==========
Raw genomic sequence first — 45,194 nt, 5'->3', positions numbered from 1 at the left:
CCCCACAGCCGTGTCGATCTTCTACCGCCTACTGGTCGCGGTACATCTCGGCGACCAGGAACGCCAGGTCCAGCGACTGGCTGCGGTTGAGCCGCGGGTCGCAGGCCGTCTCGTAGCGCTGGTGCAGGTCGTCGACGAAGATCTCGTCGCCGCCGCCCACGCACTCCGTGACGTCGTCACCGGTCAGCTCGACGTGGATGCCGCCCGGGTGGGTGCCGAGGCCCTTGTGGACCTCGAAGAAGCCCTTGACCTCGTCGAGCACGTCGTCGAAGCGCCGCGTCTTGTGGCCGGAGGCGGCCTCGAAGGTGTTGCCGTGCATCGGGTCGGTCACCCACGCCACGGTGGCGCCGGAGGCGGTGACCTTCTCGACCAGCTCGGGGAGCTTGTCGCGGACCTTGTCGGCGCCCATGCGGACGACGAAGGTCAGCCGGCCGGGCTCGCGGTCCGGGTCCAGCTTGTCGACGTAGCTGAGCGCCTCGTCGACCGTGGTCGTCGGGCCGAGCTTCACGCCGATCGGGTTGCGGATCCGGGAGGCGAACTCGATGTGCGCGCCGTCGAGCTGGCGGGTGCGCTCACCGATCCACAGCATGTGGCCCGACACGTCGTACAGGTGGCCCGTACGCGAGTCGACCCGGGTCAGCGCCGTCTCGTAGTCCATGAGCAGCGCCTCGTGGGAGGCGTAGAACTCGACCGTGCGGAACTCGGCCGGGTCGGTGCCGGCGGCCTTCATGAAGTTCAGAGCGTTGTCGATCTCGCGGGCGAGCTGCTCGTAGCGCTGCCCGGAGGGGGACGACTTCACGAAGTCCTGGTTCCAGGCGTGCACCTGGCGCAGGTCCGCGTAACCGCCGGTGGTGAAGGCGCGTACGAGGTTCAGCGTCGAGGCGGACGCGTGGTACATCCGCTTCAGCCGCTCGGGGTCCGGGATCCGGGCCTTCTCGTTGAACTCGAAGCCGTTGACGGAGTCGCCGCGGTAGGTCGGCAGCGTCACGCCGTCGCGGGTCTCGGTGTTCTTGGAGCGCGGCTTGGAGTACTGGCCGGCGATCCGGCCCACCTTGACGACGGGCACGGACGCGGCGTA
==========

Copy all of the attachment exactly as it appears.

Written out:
Raw genomic sequence first — 45,194 nt, 5'->3', positions numbered from 1 at the left:
CCCCACAGCCGTGTCGATCTTCTACCGCCTACTGGTCGCGGTACATCTCGGCGACCAGGAACGCCAGGTCCAGCGACTGGCTGCGGTTGAGCCGCGGGTCGCAGGCCGTCTCGTAGCGCTGGTGCAGGTCGTCGACGAAGATCTCGTCGCCGCCGCCCACGCACTCCGTGACGTCGTCACCGGTCAGCTCGACGTGGATGCCGCCCGGGTGGGTGCCGAGGCCCTTGTGGACCTCGAAGAAGCCCTTGACCTCGTCGAGCACGTCGTCGAAGCGCCGCGTCTTGTGGCCGGAGGCGGCCTCGAAGGTGTTGCCGTGCATCGGGTCGGTCACCCACGCCACGGTGGCGCCGGAGGCGGTGACCTTCTCGACCAGCTCGGGGAGCTTGTCGCGGACCTTGTCGGCGCCCATGCGGACGACGAAGGTCAGCCGGCCGGGCTCGCGGTCCGGGTCCAGCTTGTCGACGTAGCTGAGCGCCTCGTCGACCGTGGTCGTCGGGCCGAGCTTCACGCCGATCGGGTTGCGGATCCGGGAGGCGAACTCGATGTGCGCGCCGTCGAGCTGGCGGGTGCGCTCACCGATCCACAGCATGTGGCCCGACACGTCGTACAGGTGGCCCGTACGCGAGTCGACCCGGGTCAGCGCCGTCTCGTAGTCCATGAGCAGCGCCTCGTGGGAGGCGTAGAACTCGACCGTGCGGAACTCGGCCGGGTCGGTGCCGGCGGCCTTCATGAAGTTCAGAGCGTTGTCGATCTCGCGGGCGAGCTGCTCGTAGCGCTGCCCGGAGGGGGACGACTTCACGAAGTCCTGGTTCCAGGCGTGCACCTGGCGCAGGTCCGCGTAACCGCCGGTGGTGAAGGCGCGTACGAGGTTCAGCGTCGAGGCGGACGCGTGGTACATCCGCTTCAGCCGCTCGGGGTCCGGGATCCGGGCCTTCTCGTTGAACTCGAAGCCGTTGACGGAGTCGCCGCGGTAGGTCGGCAGCGTCACGCCGTCGCGGGTCTCGGTGTTCTTGGAGCGCGGCTTGGAGTACTGGCCGGCGATCCGGCCCACCTTGACGACGGGCACGGACGCGGCGTA